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I am stuck on the following problem coming from a plane geometry theorem I'm working on. This is a generalization of that problem which might actually prove easier to handle. All the techniques that I have tried have failed, and it wasn't in Counterexamples in Analysis, which is the only collection of results on this sort of thing I'm familiar with. Here, by a function $f$ we mean any function, not necessarily continuous or measurable.

Is it possible to find a subset $A \subset \mathbb{R}$ and a function $f: A \rightarrow [0,1]$ such that $f$ takes every value uncountably many times, $f^{-1}(x)$ is totally disconnected for every $x \in [0,1]$ (equivalently, $f$ is not constant on any interval), and satisfying the following local monotonicity condition:

If $a_n \rightarrow a$ are points of $A$ and $a_n \leq a$, then $\limsup f(a_n) \leq f(a)$, and

if $a_n \rightarrow a$ are points of $A$ and $a \leq a_n$, then $f(a) \leq \liminf f(a_n)$?

Thanks!

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    $\begingroup$ Relevant? en.wikipedia.org/wiki/Conway_base_13_function $\endgroup$ – Rahul Aug 8 '18 at 10:26
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    $\begingroup$ Is there any function that satisfies your "local monotonicity condition" other than $f(x)=x$? Did you mean to compare the limsup and liminf with $f(a)$ rather than $a$? $\endgroup$ – Henning Makholm Aug 8 '18 at 10:29
  • $\begingroup$ Henning, yes. Fixed! $\endgroup$ – John Samples Aug 8 '18 at 10:33
  • $\begingroup$ What about some modified form of the Weisterstrass function that could rapidly oscillate around each value in $[0,1]$? But I'm not sure whether this would satisfy the monotonicity criterion. $\endgroup$ – Jam Aug 8 '18 at 11:01
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How about this "modified Cantor function":

Let $A=[0,\frac23]$. To compute $f(x)$, write $x$ as a decimal fraction, and follow these rules:

  • If $x$ can be written with only even digits, convert each of its digits to a binary digit by mapping $0, 4, 8$ to binary $0$ and $2, 6$ to binary $1$.

  • Otherwise, let $x_1$ and $x_2$ be the numbers closest to $x$ on each side that do consist of only eve digits and interpolate linearly between $f(x_1)$ and $f(x_2)$. Since $x_1$ will end in repeating $8$s and $x_2$ will end in repeating $0$s, both map to repeating binary $0$s, so $f(x_1)\ne f(x_2)$ and this linear interpolation will not make $f$ constant on an interval.

This function is continuous so certainly satisfies your "monotonicity" criterion, and hits every number in $[0,1]$ continuum many times.

(If you don't require $A$ to be an interval, you could also just let it consist of the Cantor set of numbers that can be written with even digits, and skip the linear interpolation).

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  • $\begingroup$ I will draw that out and check, hopefully it works! Or maybe not, I was expecting it to be impossible haha. My particular problem requires that all the sets $f^{-1}(x)$ be a Cantor Set, but it seems like I can just use your function and then select a Cantor Set in each preimage, then restrict to their union, yes? This is the problem my question stems from: math.stackexchange.com/questions/2872483/… $\endgroup$ – John Samples Aug 8 '18 at 11:02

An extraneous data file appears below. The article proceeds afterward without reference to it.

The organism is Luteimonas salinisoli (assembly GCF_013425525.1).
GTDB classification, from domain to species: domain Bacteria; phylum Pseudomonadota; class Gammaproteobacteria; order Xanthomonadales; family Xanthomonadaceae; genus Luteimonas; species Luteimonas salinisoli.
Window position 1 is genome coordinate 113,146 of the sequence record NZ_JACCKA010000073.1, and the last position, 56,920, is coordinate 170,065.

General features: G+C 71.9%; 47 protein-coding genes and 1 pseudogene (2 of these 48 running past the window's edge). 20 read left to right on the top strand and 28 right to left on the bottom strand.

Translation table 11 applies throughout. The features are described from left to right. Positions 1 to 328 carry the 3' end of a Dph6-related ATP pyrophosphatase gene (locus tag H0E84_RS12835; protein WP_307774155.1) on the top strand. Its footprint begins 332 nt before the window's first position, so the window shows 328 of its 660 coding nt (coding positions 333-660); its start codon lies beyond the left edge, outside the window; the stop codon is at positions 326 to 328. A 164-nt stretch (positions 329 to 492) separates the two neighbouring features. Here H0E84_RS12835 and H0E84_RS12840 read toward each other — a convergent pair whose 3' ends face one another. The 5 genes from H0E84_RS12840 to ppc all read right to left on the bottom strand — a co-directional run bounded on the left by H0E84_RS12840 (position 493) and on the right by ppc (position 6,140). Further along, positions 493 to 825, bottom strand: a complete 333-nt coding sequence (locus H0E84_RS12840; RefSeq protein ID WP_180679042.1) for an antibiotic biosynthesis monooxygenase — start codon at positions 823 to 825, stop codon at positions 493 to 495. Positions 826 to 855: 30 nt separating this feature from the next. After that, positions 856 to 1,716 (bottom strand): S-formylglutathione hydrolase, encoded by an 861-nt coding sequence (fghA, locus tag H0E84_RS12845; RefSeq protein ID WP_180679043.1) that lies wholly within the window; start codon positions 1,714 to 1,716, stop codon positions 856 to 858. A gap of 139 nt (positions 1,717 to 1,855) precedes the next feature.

• $\begingroup$ That's fine if it is a Cantor Set. The Cantor Set partitions itself so everything can work the same. $\endgroup$ – John Samples Aug 8 '18 at 11:08
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    $\begingroup$ @JohnSamples: Yes, see my recent final paragraph. If you take $A$ to be all numbers that can be written with the digits $0, 2, 4, 6$ and don't end in repeating $2$s or $6$s, then every preimage is a middle-$\frac{8}{10}$s Cantor set and all preimages are translations of each other! $\endgroup$ – Henning Makholm Aug 8 '18 at 11:08
  • $\begingroup$ It seems like a fun kind of math. I wish I could study it all haha $\endgroup$ – John Samples Aug 8 '18 at 11:11
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Take any space filling curve, i.e., any continuous surjective function $g : [0, 1] \to [0, 1] \times [0, 1]$ and arrange for $g$ to be non-constant on any open interval (either by adjusting an arbitrary space filling $g$ to shrink any open interval where it is constant to a point or by picking a specific $g$ like the Peano curve that doesn't suffer from this problem). Then define $f(x) = \pi_1(g(x))$, where $\pi_1 : [0, 1]\times[0, 1]\to [0, 1]$ is projection onto the first factor of the product ($\pi_1(x, y) = x)$. Then $f : [0, 1] \to [0, 1]$ is continuous and so certainly meets your monotonicity conditions and for any $x \in [0, 1]$, $f^{-1}(x)$ comprises the set $\{y : [0, 1] \mid g(y) \in \{x\} \times [0, 1]\}$, which is uncountable because $g$ is surjective and $\{x\} \times [0, 1]$ is uncountable.

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